Because the Court finds that plaintiff has failed to allege a claim for punitive damages, it need not reach defendants’ second argument that the facts and circumstances of this case, specifically plaintiff’s evidence that defendant Glasco was distracted while driving, do not give rise to an award of punitive damages.

Accordingly, for the foregoing reasons, defendants’ motion for summary judgment on the issue of punitive damages only [DE 27] is GRANTED. The clerk is DIRECTED to refer this matter to the appropriate United States Magistrate Judge for scheduling of pretrial conference.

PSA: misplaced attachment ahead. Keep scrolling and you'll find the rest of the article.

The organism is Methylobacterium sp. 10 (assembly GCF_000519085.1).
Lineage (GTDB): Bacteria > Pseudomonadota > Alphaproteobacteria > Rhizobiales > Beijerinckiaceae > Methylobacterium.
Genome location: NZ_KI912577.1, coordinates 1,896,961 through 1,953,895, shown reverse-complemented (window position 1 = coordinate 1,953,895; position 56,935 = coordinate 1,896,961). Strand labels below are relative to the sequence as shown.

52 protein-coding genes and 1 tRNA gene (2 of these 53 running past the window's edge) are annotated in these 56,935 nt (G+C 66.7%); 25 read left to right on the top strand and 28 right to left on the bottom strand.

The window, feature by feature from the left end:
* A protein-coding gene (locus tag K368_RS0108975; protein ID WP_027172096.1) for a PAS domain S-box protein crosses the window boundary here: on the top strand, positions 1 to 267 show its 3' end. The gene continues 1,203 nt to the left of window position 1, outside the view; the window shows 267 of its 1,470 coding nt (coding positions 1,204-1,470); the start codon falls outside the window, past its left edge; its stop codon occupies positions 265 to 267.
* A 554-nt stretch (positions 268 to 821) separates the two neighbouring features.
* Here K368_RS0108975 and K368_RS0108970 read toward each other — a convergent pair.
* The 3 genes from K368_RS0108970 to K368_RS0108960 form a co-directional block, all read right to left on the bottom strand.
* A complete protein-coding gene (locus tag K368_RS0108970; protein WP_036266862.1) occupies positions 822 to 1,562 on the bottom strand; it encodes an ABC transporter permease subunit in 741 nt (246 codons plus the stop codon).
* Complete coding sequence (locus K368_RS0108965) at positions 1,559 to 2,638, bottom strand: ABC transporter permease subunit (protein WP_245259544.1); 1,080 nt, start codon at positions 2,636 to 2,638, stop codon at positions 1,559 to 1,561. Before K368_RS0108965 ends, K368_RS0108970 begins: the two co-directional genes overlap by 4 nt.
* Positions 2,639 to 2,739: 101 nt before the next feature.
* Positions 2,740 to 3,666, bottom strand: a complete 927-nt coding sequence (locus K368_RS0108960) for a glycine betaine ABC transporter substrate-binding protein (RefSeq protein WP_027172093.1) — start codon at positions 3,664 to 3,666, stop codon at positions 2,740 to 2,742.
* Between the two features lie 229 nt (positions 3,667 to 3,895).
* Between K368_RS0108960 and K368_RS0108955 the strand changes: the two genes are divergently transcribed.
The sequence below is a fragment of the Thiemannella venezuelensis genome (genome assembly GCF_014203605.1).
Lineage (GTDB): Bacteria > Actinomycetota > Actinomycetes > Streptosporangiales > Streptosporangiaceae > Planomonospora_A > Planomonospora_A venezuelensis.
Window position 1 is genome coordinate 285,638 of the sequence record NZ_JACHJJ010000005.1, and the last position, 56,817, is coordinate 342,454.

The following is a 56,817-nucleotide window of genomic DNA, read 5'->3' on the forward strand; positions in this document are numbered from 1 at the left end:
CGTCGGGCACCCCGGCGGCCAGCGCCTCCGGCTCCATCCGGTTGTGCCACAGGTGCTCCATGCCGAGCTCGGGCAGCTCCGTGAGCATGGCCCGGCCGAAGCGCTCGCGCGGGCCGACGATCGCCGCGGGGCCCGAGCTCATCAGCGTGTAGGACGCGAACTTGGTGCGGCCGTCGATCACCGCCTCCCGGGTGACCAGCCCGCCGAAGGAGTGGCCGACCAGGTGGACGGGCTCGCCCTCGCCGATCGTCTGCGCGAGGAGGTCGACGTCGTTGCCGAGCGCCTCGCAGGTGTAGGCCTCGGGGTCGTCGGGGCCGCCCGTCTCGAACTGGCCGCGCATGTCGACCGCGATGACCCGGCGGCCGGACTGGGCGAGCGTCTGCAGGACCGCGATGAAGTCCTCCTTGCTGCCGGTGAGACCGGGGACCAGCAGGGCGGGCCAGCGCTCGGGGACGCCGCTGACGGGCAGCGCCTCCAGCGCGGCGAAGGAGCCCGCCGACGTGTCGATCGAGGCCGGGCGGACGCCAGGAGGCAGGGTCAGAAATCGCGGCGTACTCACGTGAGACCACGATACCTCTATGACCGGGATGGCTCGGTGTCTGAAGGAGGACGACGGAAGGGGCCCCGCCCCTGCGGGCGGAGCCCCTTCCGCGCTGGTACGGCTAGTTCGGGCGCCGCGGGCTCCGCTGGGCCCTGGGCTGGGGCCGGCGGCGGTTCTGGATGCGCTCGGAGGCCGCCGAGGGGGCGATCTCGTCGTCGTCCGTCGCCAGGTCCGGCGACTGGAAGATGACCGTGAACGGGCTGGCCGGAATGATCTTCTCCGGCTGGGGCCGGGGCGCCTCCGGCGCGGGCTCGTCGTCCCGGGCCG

SO ORDERED, this 21 day of October, 2021.

All Citations
Slip Copy, 2021 WL 4944342


The record is conflicted about the actual rate of speed, but viewing the evidence in the light most favorable to plaintiff Ms. Johnson’s car was travelling at approximately thirty-five miles per hour.